Sankarea was one of the biggest surprises of the year for me. It seemed to be just some romcom about a guy and his zombie girlfriend – you know, typical anime fare – but, especially in its first three episodes, it continually wowed me with its strong character drama and impressive visuals. Unfortunately, Sankarea did fall back on its fanservice/romcom roots at just the wrong times and ruined a few key scenes, without which it could easily have been a top-ten 2012 series for me. If this is what first-time director Shinichi Omata can do with what I understand is less-than-stellar source material, I eagerly await seeing where he goes next. Also, the OVAs that came out at the end of the year strongly hint at a sequel, which I would very much like to see.
Tsuritama is a shockingly normal series for Kenji Nakamura, which is to say, it’s a very strange series. If I had to sum it up in a word, it would be “obnoxious,” which I mean in a more positive way than I thought was possible. Everything, from the socially-confused characters to the cacophonous music to the harshly-bright visuals, is incredibly obnoxious, but they all come together with the power of fishing to form a whole that is not only palatable, but a lot of fun.
Where Tsuritama is obnoxious, if I had to sum up Chuunibyou in a word, it would be “embarrassing.” It’s a bizarre mix of nostalgia for and humiliation by the past, as it is a show simultaneously about growing up and refusing to do so, and it strikes just the right balance between them. And of course, being produced by Kyoto Animation, it looks absolutely fantastic as well.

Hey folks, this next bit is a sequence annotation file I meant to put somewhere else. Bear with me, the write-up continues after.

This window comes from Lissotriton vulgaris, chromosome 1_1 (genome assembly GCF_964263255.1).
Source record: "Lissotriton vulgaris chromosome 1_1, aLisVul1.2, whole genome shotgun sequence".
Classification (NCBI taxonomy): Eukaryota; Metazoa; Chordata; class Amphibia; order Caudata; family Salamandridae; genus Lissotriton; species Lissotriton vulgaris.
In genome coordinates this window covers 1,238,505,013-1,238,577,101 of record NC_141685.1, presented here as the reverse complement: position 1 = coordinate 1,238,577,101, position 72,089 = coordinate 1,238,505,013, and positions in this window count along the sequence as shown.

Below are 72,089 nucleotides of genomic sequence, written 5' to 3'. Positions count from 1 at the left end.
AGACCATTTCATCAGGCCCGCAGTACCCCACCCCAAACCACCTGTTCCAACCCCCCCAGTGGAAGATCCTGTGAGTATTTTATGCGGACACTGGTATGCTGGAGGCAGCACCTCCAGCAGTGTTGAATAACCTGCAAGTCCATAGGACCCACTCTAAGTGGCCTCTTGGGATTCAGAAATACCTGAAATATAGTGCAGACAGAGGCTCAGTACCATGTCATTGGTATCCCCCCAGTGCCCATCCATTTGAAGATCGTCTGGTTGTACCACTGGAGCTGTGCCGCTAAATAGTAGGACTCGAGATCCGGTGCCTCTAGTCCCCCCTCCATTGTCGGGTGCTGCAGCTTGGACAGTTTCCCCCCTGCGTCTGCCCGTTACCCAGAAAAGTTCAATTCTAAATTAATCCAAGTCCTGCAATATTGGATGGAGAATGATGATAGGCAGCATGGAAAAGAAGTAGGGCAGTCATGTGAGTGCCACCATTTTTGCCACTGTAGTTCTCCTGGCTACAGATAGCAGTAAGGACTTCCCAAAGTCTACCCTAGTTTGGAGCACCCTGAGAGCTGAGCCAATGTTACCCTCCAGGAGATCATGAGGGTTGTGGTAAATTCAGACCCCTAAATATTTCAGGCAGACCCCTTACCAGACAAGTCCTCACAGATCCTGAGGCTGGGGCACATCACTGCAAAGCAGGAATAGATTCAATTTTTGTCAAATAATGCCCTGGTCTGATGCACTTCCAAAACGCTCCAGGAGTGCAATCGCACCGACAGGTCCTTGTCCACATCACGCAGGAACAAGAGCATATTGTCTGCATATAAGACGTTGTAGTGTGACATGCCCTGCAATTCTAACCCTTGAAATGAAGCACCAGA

14. Future Diary
Future Diary is a show where logic does not apply. Leave your brain in the bin to your left, and strap in for the ride. This series is absolutely freaking insane, and whenever you think it can’t get any crazier, you can prepare to be proven utterly wrong. Yuno is the obvious star of the show here with her dangerously fanatic love for Yukki, but plenty of the other diary holders have just as much to offer.
13. Kuroko’s Basketball
Along with Sankarea, Kuroko’s Basketball was a huge surprise for me this year. I expected to go in and see a few games and that would be all the show had to offer, but the more I watched, the better it got, and the more it pulled me in, and now here I am getting all hyped for the recently-announced second season. Once it hit its stride somewhere in the second half, it surpassed even Hunter x Hunter as my most-anticipated show from week to week, thanks to the exciting sport of BS-ball and the excellent cast of characters as varied in personality as they are in hair color.